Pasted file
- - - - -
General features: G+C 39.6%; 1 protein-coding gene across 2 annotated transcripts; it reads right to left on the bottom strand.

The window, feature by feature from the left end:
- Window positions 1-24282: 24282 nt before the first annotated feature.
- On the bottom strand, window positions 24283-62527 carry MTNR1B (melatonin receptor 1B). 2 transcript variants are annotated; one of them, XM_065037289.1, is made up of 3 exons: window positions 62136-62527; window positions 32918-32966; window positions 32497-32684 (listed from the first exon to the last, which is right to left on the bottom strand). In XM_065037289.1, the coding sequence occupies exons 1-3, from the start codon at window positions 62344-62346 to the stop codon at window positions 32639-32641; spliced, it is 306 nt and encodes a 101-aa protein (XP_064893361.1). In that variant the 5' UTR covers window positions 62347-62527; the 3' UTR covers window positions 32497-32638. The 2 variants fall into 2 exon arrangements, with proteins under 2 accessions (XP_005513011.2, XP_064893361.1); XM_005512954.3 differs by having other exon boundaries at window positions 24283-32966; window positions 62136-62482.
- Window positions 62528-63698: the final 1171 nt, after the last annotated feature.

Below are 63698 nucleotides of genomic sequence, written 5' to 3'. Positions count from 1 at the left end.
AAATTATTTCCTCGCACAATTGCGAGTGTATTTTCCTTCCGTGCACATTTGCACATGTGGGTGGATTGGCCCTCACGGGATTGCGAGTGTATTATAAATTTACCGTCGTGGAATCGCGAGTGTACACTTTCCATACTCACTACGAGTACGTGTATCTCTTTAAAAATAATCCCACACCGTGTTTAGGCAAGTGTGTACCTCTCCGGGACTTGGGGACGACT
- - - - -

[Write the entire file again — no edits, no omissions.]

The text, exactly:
General features: G+C 39.6%; 1 protein-coding gene across 2 annotated transcripts; it reads right to left on the bottom strand.

The window, feature by feature from the left end:
- Window positions 1-24282: 24282 nt before the first annotated feature.
- On the bottom strand, window positions 24283-62527 carry MTNR1B (melatonin receptor 1B). 2 transcript variants are annotated; one of them, XM_065037289.1, is made up of 3 exons: window positions 62136-62527; window positions 32918-32966; window positions 32497-32684 (listed from the first exon to the last, which is right to left on the bottom strand). In XM_065037289.1, the coding sequence occupies exons 1-3, from the start codon at window positions 62344-62346 to the stop codon at window positions 32639-32641; spliced, it is 306 nt and encodes a 101-aa protein (XP_064893361.1). In that variant the 5' UTR covers window positions 62347-62527; the 3' UTR covers window positions 32497-32638. The 2 variants fall into 2 exon arrangements, with proteins under 2 accessions (XP_005513011.2, XP_064893361.1); XM_005512954.3 differs by having other exon boundaries at window positions 24283-32966; window positions 62136-62482.
- Window positions 62528-63698: the final 1171 nt, after the last annotated feature.

Below are 63698 nucleotides of genomic sequence, written 5' to 3'. Positions count from 1 at the left end.
AAATTATTTCCTCGCACAATTGCGAGTGTATTTTCCTTCCGTGCACATTTGCACATGTGGGTGGATTGGCCCTCACGGGATTGCGAGTGTATTATAAATTTACCGTCGTGGAATCGCGAGTGTACACTTTCCATACTCACTACGAGTACGTGTATCTCTTTAAAAATAATCCCACACCGTGTTTAGGCAAGTGTGTACCTCTCCGGGACTTGGGGACGACT